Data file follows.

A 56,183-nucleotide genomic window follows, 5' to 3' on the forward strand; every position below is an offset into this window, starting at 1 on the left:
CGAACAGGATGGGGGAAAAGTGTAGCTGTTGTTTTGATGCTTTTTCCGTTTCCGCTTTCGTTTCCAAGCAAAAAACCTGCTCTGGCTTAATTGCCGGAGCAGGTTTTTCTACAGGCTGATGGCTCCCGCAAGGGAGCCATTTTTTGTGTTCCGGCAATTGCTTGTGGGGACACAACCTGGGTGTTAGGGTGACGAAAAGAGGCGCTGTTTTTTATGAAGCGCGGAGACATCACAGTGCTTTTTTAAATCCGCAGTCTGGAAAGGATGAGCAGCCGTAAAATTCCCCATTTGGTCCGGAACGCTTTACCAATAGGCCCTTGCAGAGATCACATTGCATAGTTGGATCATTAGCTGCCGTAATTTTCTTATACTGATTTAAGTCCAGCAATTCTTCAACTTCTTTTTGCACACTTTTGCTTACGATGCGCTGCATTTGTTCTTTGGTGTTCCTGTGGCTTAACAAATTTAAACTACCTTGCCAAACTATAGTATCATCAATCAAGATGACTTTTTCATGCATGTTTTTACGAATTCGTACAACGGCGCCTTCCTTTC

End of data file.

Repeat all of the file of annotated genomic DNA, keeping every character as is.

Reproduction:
A 56,183-nucleotide genomic window follows, 5' to 3' on the forward strand; every position below is an offset into this window, starting at 1 on the left:
CGAACAGGATGGGGGAAAAGTGTAGCTGTTGTTTTGATGCTTTTTCCGTTTCCGCTTTCGTTTCCAAGCAAAAAACCTGCTCTGGCTTAATTGCCGGAGCAGGTTTTTCTACAGGCTGATGGCTCCCGCAAGGGAGCCATTTTTTGTGTTCCGGCAATTGCTTGTGGGGACACAACCTGGGTGTTAGGGTGACGAAAAGAGGCGCTGTTTTTTATGAAGCGCGGAGACATCACAGTGCTTTTTTAAATCCGCAGTCTGGAAAGGATGAGCAGCCGTAAAATTCCCCATTTGGTCCGGAACGCTTTACCAATAGGCCCTTGCAGAGATCACATTGCATAGTTGGATCATTAGCTGCCGTAATTTTCTTATACTGATTTAAGTCCAGCAATTCTTCAACTTCTTTTTGCACACTTTTGCTTACGATGCGCTGCATTTGTTCTTTGGTGTTCCTGTGGCTTAACAAATTTAAACTACCTTGCCAAACTATAGTATCATCAATCAAGATGACTTTTTCATGCATGTTTTTACGAATTCGTACAACGGCGCCTTCCTTTC